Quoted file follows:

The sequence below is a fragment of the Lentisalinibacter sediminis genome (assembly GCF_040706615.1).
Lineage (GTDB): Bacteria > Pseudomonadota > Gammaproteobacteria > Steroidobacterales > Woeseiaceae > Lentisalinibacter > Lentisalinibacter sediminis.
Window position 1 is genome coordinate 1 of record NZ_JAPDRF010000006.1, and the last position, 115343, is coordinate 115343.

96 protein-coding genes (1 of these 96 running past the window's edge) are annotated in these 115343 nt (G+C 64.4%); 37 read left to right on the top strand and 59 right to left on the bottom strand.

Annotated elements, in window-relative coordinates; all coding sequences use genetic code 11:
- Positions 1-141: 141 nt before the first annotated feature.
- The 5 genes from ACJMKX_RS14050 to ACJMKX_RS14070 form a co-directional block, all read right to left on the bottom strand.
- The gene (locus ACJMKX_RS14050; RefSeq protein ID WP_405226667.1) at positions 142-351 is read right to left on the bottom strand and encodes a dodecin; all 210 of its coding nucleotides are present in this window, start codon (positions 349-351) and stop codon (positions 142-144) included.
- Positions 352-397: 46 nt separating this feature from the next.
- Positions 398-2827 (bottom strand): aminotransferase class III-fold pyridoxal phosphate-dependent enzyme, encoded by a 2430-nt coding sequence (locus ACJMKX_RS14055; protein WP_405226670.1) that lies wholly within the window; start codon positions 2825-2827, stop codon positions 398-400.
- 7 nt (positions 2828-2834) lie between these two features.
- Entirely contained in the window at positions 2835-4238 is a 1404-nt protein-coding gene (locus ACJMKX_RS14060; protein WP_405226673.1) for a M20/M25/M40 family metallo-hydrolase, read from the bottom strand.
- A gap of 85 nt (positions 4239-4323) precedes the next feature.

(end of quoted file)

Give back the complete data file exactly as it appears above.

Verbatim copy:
The sequence below is a fragment of the Lentisalinibacter sediminis genome (assembly GCF_040706615.1).
Lineage (GTDB): Bacteria > Pseudomonadota > Gammaproteobacteria > Steroidobacterales > Woeseiaceae > Lentisalinibacter > Lentisalinibacter sediminis.
Window position 1 is genome coordinate 1 of record NZ_JAPDRF010000006.1, and the last position, 115343, is coordinate 115343.

96 protein-coding genes (1 of these 96 running past the window's edge) are annotated in these 115343 nt (G+C 64.4%); 37 read left to right on the top strand and 59 right to left on the bottom strand.

Annotated elements, in window-relative coordinates; all coding sequences use genetic code 11:
- Positions 1-141: 141 nt before the first annotated feature.
- The 5 genes from ACJMKX_RS14050 to ACJMKX_RS14070 form a co-directional block, all read right to left on the bottom strand.
- The gene (locus ACJMKX_RS14050; RefSeq protein ID WP_405226667.1) at positions 142-351 is read right to left on the bottom strand and encodes a dodecin; all 210 of its coding nucleotides are present in this window, start codon (positions 349-351) and stop codon (positions 142-144) included.
- Positions 352-397: 46 nt separating this feature from the next.
- Positions 398-2827 (bottom strand): aminotransferase class III-fold pyridoxal phosphate-dependent enzyme, encoded by a 2430-nt coding sequence (locus ACJMKX_RS14055; protein WP_405226670.1) that lies wholly within the window; start codon positions 2825-2827, stop codon positions 398-400.
- 7 nt (positions 2828-2834) lie between these two features.
- Entirely contained in the window at positions 2835-4238 is a 1404-nt protein-coding gene (locus ACJMKX_RS14060; protein WP_405226673.1) for a M20/M25/M40 family metallo-hydrolase, read from the bottom strand.
- A gap of 85 nt (positions 4239-4323) precedes the next feature.